Milk prices are expressed in hundredweights. As in, one hundred pounds of milk may earn a farmer $15. For conventional dairy farmers, that price fluctuates frequently, making long-term business planning a relative waste of time. About creating Hudson Valley Fresh, Sam Simon said, “I wanted to protect the floor.” The price floor, that is. Hudson Valley Fresh farmers are guaranteed a premium milk price; recently it was $23/hundredweight. In a year like 2016, when the milk price is low, that premium means a great deal to Hudson Valley Fresh farmers. Selling a million pounds of milk monthly with an $8/hundredweight premium equates to $80,000 shared among the farms each month. An extra $10,000 a month is a lot to anyone, and to a dairy farm it might be the difference between survival and bankruptcy.
Simon does not give away premium prices like Halloween candy, however. Hudson Valley Fresh dairies are the best around. Before joining, a dairy must contribute a one-time cash grant, which deters short-term profiteers. Then each dairy must maintain premium-quality standards—low somatic cell and raw bacteria cell counts—in every milking. Hudson Valley Fresh has never had to kick out a farm, which says a lot about their talent as farmers, and also about the risk it is to join a group like theirs. If you want that premium price, you really must commit your whole farm practice to it.
Agriculture, though a notorious low-profit industry, is an economic powerhouse. When agricultural expenses are purchased locally, it can be a huge boon to a region. For example, it is estimated that a milking cow contributes $15,000 to the economy annually. Who cares if the dairy is buying feed, equipment and breeding stock from national supplies? But if these purchases are made locally or produced internally, as Hudson Valley Fresh farmers often do, the economic impact stays local too. Keeping with the $15,000/cow economic impact, Hudson Valley Fresh represents a $30 million contribution, much of it staying right here in the Hudson Valley. Their impact is not just economic. Hudson Valley Fresh farms comprise 8,000 acres of open space. So much beautiful old New York dairy land has become strip malls and McMansions that it would be easy to believe it never even existed. The problem is not just historic. The Hudson Valley has lost 48 percent of its dairy farms since 2002. The best way to reverse this loss is to buy Hudson Valley milk, and make sure those farmers are getting a premium price.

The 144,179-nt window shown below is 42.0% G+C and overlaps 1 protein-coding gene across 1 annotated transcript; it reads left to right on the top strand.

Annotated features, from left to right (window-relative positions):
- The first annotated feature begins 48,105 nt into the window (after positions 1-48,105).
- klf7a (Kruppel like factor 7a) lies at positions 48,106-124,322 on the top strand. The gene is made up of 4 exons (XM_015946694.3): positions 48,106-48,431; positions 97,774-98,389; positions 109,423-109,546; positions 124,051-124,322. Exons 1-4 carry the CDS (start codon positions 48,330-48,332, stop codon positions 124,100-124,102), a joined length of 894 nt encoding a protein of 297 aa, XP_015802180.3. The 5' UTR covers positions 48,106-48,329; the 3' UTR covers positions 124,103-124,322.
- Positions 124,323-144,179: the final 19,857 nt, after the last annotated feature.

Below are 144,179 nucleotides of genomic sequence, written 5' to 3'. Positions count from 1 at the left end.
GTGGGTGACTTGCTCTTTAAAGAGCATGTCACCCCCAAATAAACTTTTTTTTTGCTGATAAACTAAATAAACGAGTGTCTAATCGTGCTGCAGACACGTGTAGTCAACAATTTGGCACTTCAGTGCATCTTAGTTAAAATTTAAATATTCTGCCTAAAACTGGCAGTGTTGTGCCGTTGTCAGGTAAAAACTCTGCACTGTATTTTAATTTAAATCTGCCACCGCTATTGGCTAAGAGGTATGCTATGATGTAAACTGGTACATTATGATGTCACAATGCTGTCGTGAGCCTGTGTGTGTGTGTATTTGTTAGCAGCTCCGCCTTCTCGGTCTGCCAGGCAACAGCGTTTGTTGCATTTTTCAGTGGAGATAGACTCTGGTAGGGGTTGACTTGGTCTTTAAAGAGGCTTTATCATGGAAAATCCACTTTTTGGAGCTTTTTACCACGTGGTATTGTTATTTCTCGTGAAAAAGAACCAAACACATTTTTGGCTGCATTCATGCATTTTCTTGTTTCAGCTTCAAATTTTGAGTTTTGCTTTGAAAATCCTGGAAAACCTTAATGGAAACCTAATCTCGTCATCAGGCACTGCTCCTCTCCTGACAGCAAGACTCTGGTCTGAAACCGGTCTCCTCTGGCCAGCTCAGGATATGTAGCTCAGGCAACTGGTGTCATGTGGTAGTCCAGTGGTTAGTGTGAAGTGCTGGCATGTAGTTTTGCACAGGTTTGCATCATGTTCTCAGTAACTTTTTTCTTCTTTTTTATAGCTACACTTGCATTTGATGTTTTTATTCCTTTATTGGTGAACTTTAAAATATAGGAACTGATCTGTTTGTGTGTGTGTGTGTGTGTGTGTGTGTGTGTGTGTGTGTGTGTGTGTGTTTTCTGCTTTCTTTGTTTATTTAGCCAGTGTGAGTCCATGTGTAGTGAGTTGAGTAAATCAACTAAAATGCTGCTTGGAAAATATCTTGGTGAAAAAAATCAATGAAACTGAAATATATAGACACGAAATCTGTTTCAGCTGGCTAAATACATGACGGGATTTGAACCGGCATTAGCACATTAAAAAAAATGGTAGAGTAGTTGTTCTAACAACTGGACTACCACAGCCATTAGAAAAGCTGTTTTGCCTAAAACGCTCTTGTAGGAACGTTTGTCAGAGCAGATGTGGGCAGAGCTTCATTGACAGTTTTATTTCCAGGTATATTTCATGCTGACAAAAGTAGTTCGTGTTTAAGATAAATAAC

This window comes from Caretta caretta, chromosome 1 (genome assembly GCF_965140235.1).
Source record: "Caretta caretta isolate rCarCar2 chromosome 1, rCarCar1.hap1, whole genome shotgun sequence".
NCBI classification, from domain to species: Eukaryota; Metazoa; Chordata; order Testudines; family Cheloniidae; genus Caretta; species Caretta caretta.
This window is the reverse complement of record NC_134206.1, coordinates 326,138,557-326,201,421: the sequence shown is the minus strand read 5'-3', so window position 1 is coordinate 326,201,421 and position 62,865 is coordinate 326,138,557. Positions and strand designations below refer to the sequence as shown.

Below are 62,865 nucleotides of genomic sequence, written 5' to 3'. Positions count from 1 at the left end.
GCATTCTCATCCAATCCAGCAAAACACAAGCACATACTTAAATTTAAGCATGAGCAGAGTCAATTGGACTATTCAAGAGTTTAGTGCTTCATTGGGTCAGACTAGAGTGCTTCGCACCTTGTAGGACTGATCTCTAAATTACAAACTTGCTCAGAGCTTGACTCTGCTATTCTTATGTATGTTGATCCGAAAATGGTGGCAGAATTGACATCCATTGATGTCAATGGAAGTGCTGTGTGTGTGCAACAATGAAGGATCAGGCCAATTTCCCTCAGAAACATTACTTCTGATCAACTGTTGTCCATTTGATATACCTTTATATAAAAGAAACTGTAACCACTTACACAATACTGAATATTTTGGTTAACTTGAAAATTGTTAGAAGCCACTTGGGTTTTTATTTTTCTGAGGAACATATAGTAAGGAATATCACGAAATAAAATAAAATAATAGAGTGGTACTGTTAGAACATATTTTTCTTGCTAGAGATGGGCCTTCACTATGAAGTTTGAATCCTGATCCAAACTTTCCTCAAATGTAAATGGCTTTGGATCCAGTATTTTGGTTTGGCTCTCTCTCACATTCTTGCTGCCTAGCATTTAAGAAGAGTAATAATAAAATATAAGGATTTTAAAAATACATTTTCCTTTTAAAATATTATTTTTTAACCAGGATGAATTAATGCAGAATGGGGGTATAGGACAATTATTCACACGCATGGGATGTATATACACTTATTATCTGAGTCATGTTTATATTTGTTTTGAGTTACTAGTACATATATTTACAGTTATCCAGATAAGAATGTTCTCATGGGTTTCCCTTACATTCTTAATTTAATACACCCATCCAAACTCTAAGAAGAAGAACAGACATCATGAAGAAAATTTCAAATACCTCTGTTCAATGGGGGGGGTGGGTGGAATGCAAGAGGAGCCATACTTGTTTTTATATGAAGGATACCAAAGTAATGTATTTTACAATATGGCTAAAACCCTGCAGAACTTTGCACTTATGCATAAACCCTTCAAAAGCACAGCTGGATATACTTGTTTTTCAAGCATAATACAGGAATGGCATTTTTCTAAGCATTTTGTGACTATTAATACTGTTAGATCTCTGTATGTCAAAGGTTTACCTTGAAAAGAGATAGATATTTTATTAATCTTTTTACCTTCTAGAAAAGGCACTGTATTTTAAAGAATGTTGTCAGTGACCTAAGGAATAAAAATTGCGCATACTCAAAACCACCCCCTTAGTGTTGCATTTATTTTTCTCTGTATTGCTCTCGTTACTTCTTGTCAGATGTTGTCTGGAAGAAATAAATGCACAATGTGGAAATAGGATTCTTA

Still Good for Your Bones.
Dr. Sam Simon is a treasure trove of nutrition facts about milk. “Nine essential nutrients in each sip.” Omega-3s, omega-6s, vitamins D and A…the hodgepodge nutrition-label factoids get lost on most. Here’s the skinny: You have your whole childhood to build up calcium stores, and once you grow up, they start to be depleted. Your body needs vitamins D and A to absorb calcium, plus calcium itself. Your body also needs fat along with that vitamin D, since vitamin D is a fat-soluble nutrient. Pop quiz: What food has fat, calcium, vitamin D and vitamin A? You know it’s full-fat whole milk.
Starting in 2013, Dr. Simon got proactive in making sure kids drink their milk. Hudson Valley Fresh partnered with the FarmOn! Foundation to offer subsidized milk to local schools. FarmOn! raises money for schools to pay the small price premium that Hudson Valley Fresh farmers need, and schoolkids benefit from top-quality local milk. Program surveys show that milk consumption in these schools increases by 30 percent. Right now, the FarmOn! Milk Money initiative is active in several schools in Columbia County and is open to expansion.
And for Your Soul.
Hudson Valley Fresh made an outsized impact on one local business. “Cow to cone in three days,” is one way to explain Zoe’s Ice Cream Barn in LaGrangeville. Really, you need know nothing more. Daughter-father duo Katie and Bob Ferris (Bob affectionately calls Katie “Zoe”) started the treats shop in 2014. Bob grew up drinking raw milk on his grandfather’s dairy farm, and as a kid Katie raised sheep for 4-H and ran a sweet-corn stand at the site of her future dairy barn. They sell ice cream sundaes, milkshakes, soft-serve and more, all created exclusively with Hudson Valley Fresh milk. Happy to pay a premium for Hudson Valley Fresh’s ice cream mix, Katie explains that “more fat equals good ice cream.” She even tops every sundae with homemade whipped cream. A cooler by the counter stocks a variety of Hudson Valley Fresh milks, in case your grocery store has not gotten the memo.
Katie and Bob Ferris understand what a dated antifat nutrition fad will not: milk is back. Whole milk. New York residents, even those in the city and Long Island, are lucky to have an ever-present and fresh source of truly local milk: Hudson Valley Fresh. Pour yourself a glass to celebrate.
For more information on Hudson Valley Fresh, visit their website at www.hudsonvalleyfresh.com.